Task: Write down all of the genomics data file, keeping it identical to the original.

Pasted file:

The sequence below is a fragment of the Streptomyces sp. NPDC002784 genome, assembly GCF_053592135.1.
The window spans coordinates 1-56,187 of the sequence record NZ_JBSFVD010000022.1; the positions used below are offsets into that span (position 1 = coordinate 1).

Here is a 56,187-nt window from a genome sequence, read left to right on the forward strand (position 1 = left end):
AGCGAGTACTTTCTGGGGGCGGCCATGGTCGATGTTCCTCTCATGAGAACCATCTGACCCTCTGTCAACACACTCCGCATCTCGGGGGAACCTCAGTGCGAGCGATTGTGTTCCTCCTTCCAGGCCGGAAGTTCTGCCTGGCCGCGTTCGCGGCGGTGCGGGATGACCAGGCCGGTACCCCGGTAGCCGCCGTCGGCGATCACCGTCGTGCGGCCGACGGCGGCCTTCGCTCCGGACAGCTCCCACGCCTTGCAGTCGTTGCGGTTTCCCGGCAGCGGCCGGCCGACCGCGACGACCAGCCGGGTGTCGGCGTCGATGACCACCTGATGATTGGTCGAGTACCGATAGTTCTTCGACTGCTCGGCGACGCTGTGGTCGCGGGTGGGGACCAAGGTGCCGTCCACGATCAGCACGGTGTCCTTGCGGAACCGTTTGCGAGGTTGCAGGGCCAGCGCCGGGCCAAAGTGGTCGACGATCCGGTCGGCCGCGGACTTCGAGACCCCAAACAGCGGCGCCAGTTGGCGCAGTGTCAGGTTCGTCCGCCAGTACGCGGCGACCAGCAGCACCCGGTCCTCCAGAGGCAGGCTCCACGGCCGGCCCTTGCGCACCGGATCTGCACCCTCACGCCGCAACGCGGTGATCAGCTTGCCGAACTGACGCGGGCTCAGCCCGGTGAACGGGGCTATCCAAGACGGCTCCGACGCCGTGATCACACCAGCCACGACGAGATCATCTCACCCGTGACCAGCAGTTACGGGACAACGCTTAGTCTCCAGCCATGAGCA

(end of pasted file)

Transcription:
The sequence below is a fragment of the Streptomyces sp. NPDC002784 genome, assembly GCF_053592135.1.
The window spans coordinates 1-56,187 of the sequence record NZ_JBSFVD010000022.1; the positions used below are offsets into that span (position 1 = coordinate 1).

Here is a 56,187-nt window from a genome sequence, read left to right on the forward strand (position 1 = left end):
AGCGAGTACTTTCTGGGGGCGGCCATGGTCGATGTTCCTCTCATGAGAACCATCTGACCCTCTGTCAACACACTCCGCATCTCGGGGGAACCTCAGTGCGAGCGATTGTGTTCCTCCTTCCAGGCCGGAAGTTCTGCCTGGCCGCGTTCGCGGCGGTGCGGGATGACCAGGCCGGTACCCCGGTAGCCGCCGTCGGCGATCACCGTCGTGCGGCCGACGGCGGCCTTCGCTCCGGACAGCTCCCACGCCTTGCAGTCGTTGCGGTTTCCCGGCAGCGGCCGGCCGACCGCGACGACCAGCCGGGTGTCGGCGTCGATGACCACCTGATGATTGGTCGAGTACCGATAGTTCTTCGACTGCTCGGCGACGCTGTGGTCGCGGGTGGGGACCAAGGTGCCGTCCACGATCAGCACGGTGTCCTTGCGGAACCGTTTGCGAGGTTGCAGGGCCAGCGCCGGGCCAAAGTGGTCGACGATCCGGTCGGCCGCGGACTTCGAGACCCCAAACAGCGGCGCCAGTTGGCGCAGTGTCAGGTTCGTCCGCCAGTACGCGGCGACCAGCAGCACCCGGTCCTCCAGAGGCAGGCTCCACGGCCGGCCCTTGCGCACCGGATCTGCACCCTCACGCCGCAACGCGGTGATCAGCTTGCCGAACTGACGCGGGCTCAGCCCGGTGAACGGGGCTATCCAAGACGGCTCCGACGCCGTGATCACACCAGCCACGACGAGATCATCTCACCCGTGACCAGCAGTTACGGGACAACGCTTAGTCTCCAGCCATGAGCA